Sequential decisions

After each item was administered above, Wald=s SPRT was applied to determine whether there was enough information to make a decision and terminate testing. Power and error rate where set to α=β= .05. Table 4 shows the proportion of examinees for which a classification decision could be made, the percent of those examinees that were correctly classified, and the mean number of administered items as a function of maximum test length using items from state-NAEP. With an upper limit of only 15 items, for example, some 75% of the examinees were classified into one of the 4 NAEP score categories. A classification decision could not be made for the other 25%. Eighty-eight percent of those examinees were classified correctly into one of the 4 state-NAEP categories and they required an average of 9.1 items. SPRT was able to quickly classify examinees at the tails of this data with an underlying normal distribution.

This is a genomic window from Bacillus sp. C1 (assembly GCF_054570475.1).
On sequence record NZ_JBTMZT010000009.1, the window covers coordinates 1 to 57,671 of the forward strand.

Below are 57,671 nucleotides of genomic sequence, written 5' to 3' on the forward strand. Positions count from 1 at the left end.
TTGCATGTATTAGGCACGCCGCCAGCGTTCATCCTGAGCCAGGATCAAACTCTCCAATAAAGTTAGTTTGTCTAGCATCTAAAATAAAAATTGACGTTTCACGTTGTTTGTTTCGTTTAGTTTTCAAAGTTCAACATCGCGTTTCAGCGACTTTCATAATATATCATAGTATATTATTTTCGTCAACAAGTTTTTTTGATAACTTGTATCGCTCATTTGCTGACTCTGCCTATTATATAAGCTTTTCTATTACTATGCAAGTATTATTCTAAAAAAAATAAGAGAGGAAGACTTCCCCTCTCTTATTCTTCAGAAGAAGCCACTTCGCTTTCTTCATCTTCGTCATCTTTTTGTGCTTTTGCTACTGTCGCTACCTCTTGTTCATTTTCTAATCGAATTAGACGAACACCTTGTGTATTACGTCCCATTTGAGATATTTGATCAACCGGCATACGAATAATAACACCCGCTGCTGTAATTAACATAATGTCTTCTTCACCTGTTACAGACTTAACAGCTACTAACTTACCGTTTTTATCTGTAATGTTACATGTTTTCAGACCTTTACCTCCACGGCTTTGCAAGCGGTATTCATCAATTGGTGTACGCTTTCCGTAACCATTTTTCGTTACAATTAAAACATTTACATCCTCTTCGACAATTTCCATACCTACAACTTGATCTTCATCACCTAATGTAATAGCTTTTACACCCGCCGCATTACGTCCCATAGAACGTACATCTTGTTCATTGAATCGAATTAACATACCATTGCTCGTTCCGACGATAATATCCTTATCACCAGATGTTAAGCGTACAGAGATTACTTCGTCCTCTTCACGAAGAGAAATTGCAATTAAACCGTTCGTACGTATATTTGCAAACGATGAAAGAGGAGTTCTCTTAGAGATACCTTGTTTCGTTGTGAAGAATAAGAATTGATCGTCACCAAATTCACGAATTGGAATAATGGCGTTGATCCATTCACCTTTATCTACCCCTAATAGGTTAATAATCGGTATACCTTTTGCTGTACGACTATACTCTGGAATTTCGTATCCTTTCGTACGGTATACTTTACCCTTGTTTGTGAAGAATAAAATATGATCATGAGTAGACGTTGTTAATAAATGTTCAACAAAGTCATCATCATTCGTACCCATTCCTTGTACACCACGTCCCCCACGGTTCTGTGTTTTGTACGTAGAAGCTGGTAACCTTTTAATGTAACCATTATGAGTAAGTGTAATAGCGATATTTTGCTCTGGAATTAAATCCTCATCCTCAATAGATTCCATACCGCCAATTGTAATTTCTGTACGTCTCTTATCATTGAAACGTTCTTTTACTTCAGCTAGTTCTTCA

Table 4: Proportion of examinees classified using SPRT, information gain, and state-NAEP items, the accuracy of their classifications, and the mean number of administered items as a function of the maximum number of administered items. Max No of items Proportion Classified Accuracy Mean # of items 5 0.260 0.948 4.6 10 0.604 0.902 7.4 15 0.749 0.880 9.1 20 0.847 0.865 10.2 25 0.899 0.860 10.8 30 0.928 0.857 11.3 40 0.960 0.852 11.8 50 0.972 0.849 12.2 100 0.988 0.847 13.0

The proportions classified and the corresponding accuracy as a function of the maximum number of items administered are shown in Figure 3. The proportion classified curve begins to level off after about a test size limit of 30 items. Accuracy is fairly uniform after a test size limit of about 10 or 15 items.